No, this is not a comment on John McCain's surprising performance in the presidential polls. Rather, it's the title of a recent one-day conference put on by the Association for Survey Computing in London. While I admire these guys for their creative approach to meetings in places like The Old Doctor Butler's Head they also manage to bring together good people to talk about current survey issues.
In this particular instance they brought together eight presentations around the theme of respondent engagement. For those of you who have not been paying attention this is the new buzzword to describe attempts to improve online panel data quality by creating better online surveys, although generally "better" in this context has come to mean using Flash or similar tools to liven up the presentation of the survey and give respondents cool gadgets like slider bars and sorting exercises where you actually move things around in place of those old boring check box surveys that are the norm.
Now I admit that I have been skeptical from the beginning because it all has been posited on the simple belief of researchers that Flash is better. There never wre any clear and quantified signals from respondents calling for us to move in this direction. And the fact that the main evangelists all have use of Flash-enabled surveys at the heart of their business models may be part of why I have been suspicious. More importantly, we have tested slide bars in our work with the methodologists at UM and seem to continually find that you lose some respondents because of technical problems, that answering with these devices takes longer than with, say, radio buttons, and the data you get from them is no different. Most proponents of Flash find much the same when they do systematic tests, but they often counter that with respondent satsifaction data that notes how cool and fun it is.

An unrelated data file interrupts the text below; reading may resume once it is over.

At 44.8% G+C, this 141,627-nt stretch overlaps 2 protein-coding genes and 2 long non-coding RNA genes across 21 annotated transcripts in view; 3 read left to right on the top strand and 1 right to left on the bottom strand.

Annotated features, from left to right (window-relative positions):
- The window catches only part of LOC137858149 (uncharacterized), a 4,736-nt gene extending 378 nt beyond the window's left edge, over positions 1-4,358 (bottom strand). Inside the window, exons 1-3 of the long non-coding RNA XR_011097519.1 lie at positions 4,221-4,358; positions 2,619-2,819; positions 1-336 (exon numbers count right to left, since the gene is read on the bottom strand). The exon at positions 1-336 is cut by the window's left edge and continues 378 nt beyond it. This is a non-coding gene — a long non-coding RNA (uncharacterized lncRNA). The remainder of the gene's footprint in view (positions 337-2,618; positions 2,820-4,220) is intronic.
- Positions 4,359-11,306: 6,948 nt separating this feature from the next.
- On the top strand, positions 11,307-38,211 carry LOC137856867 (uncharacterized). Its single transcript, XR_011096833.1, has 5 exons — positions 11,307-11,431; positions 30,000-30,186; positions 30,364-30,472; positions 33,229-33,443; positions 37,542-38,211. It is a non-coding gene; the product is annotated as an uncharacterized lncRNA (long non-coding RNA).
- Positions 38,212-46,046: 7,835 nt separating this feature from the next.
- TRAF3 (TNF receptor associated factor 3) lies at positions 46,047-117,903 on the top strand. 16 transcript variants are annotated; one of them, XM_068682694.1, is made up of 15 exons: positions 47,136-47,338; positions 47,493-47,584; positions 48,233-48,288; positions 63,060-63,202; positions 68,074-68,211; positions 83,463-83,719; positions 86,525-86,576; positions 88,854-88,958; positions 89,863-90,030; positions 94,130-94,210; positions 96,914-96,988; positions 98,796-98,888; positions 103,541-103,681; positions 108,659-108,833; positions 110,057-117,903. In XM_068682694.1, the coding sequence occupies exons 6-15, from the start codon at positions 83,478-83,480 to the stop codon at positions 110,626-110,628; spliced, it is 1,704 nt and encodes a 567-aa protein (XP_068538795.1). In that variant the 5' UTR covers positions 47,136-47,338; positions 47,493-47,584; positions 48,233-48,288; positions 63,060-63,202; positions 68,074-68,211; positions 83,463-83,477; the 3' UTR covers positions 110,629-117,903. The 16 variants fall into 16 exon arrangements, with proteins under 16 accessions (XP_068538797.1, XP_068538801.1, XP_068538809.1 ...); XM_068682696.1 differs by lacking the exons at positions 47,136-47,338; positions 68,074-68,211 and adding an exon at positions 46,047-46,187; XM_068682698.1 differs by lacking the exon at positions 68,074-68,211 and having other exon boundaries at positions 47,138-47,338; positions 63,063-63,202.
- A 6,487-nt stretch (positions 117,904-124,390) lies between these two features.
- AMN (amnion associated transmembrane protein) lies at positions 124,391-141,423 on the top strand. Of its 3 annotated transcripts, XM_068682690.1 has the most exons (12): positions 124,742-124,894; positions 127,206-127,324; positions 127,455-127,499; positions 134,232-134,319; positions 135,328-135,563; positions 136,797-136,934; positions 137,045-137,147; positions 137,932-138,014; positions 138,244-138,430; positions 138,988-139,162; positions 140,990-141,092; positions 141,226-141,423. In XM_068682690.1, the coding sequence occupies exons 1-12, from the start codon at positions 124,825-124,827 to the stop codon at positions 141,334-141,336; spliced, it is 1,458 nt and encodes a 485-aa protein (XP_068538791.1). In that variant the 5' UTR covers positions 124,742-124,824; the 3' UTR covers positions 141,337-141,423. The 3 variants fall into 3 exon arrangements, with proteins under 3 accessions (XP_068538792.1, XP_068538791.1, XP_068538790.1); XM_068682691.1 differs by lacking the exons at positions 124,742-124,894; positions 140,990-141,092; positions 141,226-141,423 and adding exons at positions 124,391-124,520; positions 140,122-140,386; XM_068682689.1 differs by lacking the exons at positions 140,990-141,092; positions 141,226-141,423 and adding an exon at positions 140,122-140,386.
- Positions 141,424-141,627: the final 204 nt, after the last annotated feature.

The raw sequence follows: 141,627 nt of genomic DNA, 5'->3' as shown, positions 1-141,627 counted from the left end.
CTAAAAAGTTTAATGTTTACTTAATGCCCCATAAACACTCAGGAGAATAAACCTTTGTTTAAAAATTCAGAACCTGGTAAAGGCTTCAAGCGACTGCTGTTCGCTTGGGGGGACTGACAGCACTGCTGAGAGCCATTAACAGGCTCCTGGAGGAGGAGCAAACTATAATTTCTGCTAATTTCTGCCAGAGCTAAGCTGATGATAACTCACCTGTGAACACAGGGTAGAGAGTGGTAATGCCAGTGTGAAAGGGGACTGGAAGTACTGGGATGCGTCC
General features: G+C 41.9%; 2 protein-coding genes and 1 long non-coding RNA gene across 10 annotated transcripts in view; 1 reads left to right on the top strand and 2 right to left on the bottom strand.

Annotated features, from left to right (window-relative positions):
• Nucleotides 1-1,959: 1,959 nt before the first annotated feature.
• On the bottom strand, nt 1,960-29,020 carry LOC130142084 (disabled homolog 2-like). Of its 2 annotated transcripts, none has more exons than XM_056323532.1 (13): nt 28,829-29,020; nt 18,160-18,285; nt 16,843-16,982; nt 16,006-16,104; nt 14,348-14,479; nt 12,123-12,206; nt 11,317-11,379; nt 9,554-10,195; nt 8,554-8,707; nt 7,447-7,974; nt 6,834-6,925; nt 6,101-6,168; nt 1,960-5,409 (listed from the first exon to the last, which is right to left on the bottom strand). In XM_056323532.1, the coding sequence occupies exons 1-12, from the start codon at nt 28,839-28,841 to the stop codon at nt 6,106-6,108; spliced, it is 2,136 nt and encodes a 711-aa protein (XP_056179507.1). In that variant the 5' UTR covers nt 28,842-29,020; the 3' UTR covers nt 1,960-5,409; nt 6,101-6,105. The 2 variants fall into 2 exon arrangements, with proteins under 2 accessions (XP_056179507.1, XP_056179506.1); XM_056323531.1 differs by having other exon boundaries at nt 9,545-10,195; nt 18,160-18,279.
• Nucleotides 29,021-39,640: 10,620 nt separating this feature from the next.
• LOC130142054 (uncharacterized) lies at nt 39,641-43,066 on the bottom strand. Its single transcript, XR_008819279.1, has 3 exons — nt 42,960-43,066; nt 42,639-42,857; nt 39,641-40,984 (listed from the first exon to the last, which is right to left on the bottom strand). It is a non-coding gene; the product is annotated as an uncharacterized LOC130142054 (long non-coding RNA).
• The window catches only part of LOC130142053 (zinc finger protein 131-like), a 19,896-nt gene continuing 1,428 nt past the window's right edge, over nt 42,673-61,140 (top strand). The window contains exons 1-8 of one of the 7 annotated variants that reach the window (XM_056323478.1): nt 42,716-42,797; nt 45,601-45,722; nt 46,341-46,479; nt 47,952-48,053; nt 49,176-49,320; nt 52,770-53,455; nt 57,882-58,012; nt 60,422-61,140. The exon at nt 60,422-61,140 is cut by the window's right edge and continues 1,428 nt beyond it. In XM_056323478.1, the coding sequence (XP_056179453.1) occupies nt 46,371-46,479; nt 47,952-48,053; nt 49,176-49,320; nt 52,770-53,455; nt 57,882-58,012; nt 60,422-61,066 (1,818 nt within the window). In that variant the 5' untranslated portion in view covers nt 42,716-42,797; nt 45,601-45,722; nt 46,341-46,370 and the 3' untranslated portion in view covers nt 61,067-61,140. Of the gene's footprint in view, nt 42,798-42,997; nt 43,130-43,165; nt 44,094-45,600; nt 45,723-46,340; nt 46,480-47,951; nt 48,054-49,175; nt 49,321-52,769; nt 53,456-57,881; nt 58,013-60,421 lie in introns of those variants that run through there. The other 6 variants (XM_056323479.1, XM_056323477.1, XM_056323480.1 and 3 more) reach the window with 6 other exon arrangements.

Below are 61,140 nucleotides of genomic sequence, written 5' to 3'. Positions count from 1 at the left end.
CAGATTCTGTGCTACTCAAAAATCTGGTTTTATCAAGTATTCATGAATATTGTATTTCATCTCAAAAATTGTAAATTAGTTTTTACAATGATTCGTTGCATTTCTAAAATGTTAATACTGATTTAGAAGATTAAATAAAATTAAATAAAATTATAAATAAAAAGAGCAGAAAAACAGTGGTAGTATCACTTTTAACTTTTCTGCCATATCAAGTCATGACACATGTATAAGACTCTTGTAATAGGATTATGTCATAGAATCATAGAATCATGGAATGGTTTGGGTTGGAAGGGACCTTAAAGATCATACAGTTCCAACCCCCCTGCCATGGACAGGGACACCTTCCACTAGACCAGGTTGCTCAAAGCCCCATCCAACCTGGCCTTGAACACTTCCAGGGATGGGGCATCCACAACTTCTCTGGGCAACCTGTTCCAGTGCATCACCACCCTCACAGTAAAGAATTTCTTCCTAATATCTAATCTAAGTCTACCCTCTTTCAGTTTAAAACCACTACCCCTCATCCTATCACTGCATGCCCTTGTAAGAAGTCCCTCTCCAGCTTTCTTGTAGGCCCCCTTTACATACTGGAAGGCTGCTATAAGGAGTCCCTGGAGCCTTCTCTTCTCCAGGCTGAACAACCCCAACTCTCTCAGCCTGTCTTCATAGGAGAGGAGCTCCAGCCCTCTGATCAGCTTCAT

I invite you to review the papers and come to your own judgment. And then at the risk of biasing you I would add that in various conversations I have had around the industry the feeling and more is that Flash is eye candy and not really a solution to the respondent engagement problem. Our real problem is that our surveys are too long, or too complicated, or just really boring and Flash is another attempt, yes, to put lipstick on a pig.